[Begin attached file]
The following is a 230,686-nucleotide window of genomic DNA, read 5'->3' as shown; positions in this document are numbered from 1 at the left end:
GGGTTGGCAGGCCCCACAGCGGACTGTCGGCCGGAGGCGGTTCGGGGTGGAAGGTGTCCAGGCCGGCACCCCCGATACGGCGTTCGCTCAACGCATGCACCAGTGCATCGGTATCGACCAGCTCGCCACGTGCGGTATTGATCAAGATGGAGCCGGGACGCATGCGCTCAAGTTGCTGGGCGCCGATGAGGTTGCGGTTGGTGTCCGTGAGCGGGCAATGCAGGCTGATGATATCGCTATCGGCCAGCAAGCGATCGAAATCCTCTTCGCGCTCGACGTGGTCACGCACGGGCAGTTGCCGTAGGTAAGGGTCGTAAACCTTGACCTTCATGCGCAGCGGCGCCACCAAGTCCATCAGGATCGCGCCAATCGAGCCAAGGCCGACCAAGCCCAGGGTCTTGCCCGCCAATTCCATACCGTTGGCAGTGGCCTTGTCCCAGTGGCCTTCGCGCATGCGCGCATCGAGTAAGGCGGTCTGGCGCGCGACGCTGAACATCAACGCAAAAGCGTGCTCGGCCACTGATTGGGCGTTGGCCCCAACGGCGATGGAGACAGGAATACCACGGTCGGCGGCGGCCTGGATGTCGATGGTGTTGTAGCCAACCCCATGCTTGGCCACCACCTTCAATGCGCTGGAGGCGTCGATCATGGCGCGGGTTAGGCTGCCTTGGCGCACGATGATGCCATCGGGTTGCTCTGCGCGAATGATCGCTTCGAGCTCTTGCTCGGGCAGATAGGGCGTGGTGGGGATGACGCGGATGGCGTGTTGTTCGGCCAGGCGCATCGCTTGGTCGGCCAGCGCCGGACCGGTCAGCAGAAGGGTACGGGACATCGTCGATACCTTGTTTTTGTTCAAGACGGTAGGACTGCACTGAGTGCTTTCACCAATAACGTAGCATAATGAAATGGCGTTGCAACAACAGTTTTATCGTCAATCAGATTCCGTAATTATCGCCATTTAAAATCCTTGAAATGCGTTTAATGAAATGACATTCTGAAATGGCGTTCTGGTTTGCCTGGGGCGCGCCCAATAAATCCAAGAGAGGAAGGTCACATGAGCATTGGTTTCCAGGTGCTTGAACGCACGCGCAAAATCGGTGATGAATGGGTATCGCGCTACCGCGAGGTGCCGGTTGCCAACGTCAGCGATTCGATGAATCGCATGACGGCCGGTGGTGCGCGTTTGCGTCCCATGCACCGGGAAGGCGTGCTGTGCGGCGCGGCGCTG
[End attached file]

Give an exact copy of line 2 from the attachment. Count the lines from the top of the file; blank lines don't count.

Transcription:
GGGTTGGCAGGCCCCACAGCGGACTGTCGGCCGGAGGCGGTTCGGGGTGGAAGGTGTCCAGGCCGGCACCCCCGATACGGCGTTCGCTCAACGCATGCACCAGTGCATCGGTATCGACCAGCTCGCCACGTGCGGTATTGATCAAGATGGAGCCGGGACGCATGCGCTCAAGTTGCTGGGCGCCGATGAGGTTGCGGTTGGTGTCCGTGAGCGGGCAATGCAGGCTGATGATATCGCTATCGGCCAGCAAGCGATCGAAATCCTCTTCGCGCTCGACGTGGTCACGCACGGGCAGTTGCCGTAGGTAAGGGTCGTAAACCTTGACCTTCATGCGCAGCGGCGCCACCAAGTCCATCAGGATCGCGCCAATCGAGCCAAGGCCGACCAAGCCCAGGGTCTTGCCCGCCAATTCCATACCGTTGGCAGTGGCCTTGTCCCAGTGGCCTTCGCGCATGCGCGCATCGAGTAAGGCGGTCTGGCGCGCGACGCTGAACATCAACGCAAAAGCGTGCTCGGCCACTGATTGGGCGTTGGCCCCAACGGCGATGGAGACAGGAATACCACGGTCGGCGGCGGCCTGGATGTCGATGGTGTTGTAGCCAACCCCATGCTTGGCCACCACCTTCAATGCGCTGGAGGCGTCGATCATGGCGCGGGTTAGGCTGCCTTGGCGCACGATGATGCCATCGGGTTGCTCTGCGCGAATGATCGCTTCGAGCTCTTGCTCGGGCAGATAGGGCGTGGTGGGGATGACGCGGATGGCGTGTTGTTCGGCCAGGCGCATCGCTTGGTCGGCCAGCGCCGGACCGGTCAGCAGAAGGGTACGGGACATCGTCGATACCTTGTTTTTGTTCAAGACGGTAGGACTGCACTGAGTGCTTTCACCAATAACGTAGCATAATGAAATGGCGTTGCAACAACAGTTTTATCGTCAATCAGATTCCGTAATTATCGCCATTTAAAATCCTTGAAATGCGTTTAATGAAATGACATTCTGAAATGGCGTTCTGGTTTGCCTGGGGCGCGCCCAATAAATCCAAGAGAGGAAGGTCACATGAGCATTGGTTTCCAGGTGCTTGAACGCACGCGCAAAATCGGTGATGAATGGGTATCGCGCTACCGCGAGGTGCCGGTTGCCAACGTCAGCGATTCGATGAATCGCATGACGGCCGGTGGTGCGCGTTTGCGTCCCATGCACCGGGAAGGCGTGCTGTGCGGCGCGGCGCTG